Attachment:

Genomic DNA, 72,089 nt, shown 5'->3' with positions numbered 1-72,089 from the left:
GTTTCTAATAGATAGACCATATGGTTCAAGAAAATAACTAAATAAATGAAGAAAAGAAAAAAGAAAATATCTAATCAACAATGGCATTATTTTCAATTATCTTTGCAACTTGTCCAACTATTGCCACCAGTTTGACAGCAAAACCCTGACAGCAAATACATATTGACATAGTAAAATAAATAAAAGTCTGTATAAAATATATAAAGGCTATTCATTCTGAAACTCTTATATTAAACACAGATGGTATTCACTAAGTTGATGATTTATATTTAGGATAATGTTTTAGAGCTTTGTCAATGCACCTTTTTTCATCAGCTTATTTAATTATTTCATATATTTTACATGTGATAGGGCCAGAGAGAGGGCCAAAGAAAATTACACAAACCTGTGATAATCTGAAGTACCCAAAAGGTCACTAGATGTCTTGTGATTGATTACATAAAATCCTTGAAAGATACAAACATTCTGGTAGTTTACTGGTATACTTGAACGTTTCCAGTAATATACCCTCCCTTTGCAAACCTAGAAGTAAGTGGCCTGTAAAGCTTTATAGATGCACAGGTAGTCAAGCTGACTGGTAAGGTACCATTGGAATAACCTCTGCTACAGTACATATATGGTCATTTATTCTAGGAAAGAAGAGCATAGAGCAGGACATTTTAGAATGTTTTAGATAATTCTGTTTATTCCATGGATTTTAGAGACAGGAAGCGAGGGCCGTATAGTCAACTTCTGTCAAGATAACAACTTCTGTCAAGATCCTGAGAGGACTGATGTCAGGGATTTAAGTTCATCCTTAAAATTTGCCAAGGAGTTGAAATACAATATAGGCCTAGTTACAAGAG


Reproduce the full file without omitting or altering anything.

Genomic DNA, 72,089 nt, shown 5'->3' with positions numbered 1-72,089 from the left:
GTTTCTAATAGATAGACCATATGGTTCAAGAAAATAACTAAATAAATGAAGAAAAGAAAAAAGAAAATATCTAATCAACAATGGCATTATTTTCAATTATCTTTGCAACTTGTCCAACTATTGCCACCAGTTTGACAGCAAAACCCTGACAGCAAATACATATTGACATAGTAAAATAAATAAAAGTCTGTATAAAATATATAAAGGCTATTCATTCTGAAACTCTTATATTAAACACAGATGGTATTCACTAAGTTGATGATTTATATTTAGGATAATGTTTTAGAGCTTTGTCAATGCACCTTTTTTCATCAGCTTATTTAATTATTTCATATATTTTACATGTGATAGGGCCAGAGAGAGGGCCAAAGAAAATTACACAAACCTGTGATAATCTGAAGTACCCAAAAGGTCACTAGATGTCTTGTGATTGATTACATAAAATCCTTGAAAGATACAAACATTCTGGTAGTTTACTGGTATACTTGAACGTTTCCAGTAATATACCCTCCCTTTGCAAACCTAGAAGTAAGTGGCCTGTAAAGCTTTATAGATGCACAGGTAGTCAAGCTGACTGGTAAGGTACCATTGGAATAACCTCTGCTACAGTACATATATGGTCATTTATTCTAGGAAAGAAGAGCATAGAGCAGGACATTTTAGAATGTTTTAGATAATTCTGTTTATTCCATGGATTTTAGAGACAGGAAGCGAGGGCCGTATAGTCAACTTCTGTCAAGATAACAACTTCTGTCAAGATCCTGAGAGGACTGATGTCAGGGATTTAAGTTCATCCTTAAAATTTGCCAAGGAGTTGAAATACAATATAGGCCTAGTTACAAGAG